Gregory Hanley; George Bowman, vice-president of Community Affairs State Street; Anne* 
Marie Hanley, president of the Germantown Neighborhood Council; Mayor James Sheets; 
and Chairman of State Street Marshall Carter. (Bethany Versoy Photos) 




THE GERMANTOWN Neighborhood Cheerleaders performed cheers and dance routines 
Thursday as part of a big neighborhood thank-^ou to State Street Corporation, which is 
donating $250,000 to build a new neighbortiood center as part of its $1.8 million worldwide 
Millennium Gift program. From front row left are: Shari Murray, Heidi Van, Lauren 
Adams, Shannon Carey, and Sarah Constabioe. From back row left are: MicheUe O'Leary 
and Elizabeth Gruchy. 



During his remarks. State 
Street's Bowman discussed 
the 10 other recipients of the 
Millennium Gift, which 
include, among others, 
$300,000 for a demonstra- 
tion food kitchen at Boston 
Medical Center, $250,000 
for a Habitat for Humanity 
project in Kansas City, 
$50,000 to train over 500 
Red Cross workers in Hong 
Kong; and $50,000 to un- 
derwrite Project Orbis' 
three-week mission to pro- 
vide medical training and 
conduct blindness-curing 
operations in China.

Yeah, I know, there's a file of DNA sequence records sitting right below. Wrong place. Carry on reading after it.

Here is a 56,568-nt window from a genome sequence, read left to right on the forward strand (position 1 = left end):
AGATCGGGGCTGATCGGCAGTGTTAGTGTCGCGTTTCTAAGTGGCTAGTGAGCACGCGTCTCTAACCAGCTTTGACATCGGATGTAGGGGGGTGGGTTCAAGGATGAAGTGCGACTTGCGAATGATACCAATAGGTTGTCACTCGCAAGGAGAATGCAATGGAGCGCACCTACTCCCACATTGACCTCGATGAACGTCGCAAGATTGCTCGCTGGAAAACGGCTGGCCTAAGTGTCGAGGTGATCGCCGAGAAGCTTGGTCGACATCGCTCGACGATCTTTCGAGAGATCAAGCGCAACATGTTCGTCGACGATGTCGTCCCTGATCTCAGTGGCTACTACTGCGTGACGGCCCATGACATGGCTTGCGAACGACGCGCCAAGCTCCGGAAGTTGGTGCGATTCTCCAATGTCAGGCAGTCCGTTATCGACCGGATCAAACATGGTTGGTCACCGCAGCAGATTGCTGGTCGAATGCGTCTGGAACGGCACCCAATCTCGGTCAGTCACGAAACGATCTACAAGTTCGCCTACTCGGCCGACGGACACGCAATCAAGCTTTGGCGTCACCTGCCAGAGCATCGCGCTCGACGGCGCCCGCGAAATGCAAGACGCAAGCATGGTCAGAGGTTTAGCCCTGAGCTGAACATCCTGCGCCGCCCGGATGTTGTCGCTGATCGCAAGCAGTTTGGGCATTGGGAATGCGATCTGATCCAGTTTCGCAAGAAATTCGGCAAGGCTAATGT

Elizabeth Harrington, 
principal planner for the 
city's Planning Department, 



explained that plans for the 
Germantown Neighborhood 
Center would be 
"integrated" into the $30 
million plus Hope VI Proj- 
ect application, awaiting 
HUD notification in Sep- 
tember. Despite that con- 
nection, Harrington sees no 
problem with the neighbor- 
hood center moving for- 



ward, Hope VI or no. "This 
project has a momentum of 
its own," Harrington said. 

The Germantown section 
of Quincy has the lowest per 
capita income in the city 
and contains 1,000 units of 
public housing. According 
to recent statistics, single 
mothers head 65 percent of 
households. 



Christopher Gorham 
Receives Academic Honors 

Christopher Gorham of P^er Gorham and Stephanie 

Quincy was recently hon- Gorham, was recognized for 

ored for achieving academic achieving honors. Honors is 
honors for the final quarter 

of the year at Belmont Hill 8^^"^^^ ^° s^"'*^"^^ averag- 

SchooL *"S a B in a four or five 

Gorham, son of Christo- '^^^^ program. 





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Page 14 Tl&e QuiiMsy Sun Thursday, July 6, 2000 




Affordable Homebuying Programs Offered By MHFA 



As the homebuying sea- 
son heats up, prospective 
homebuyers in Quincy and 
surrounding communities 
may be able to take advan- 
tage of the affordable home 
purchase programs available 



from the Massachusetts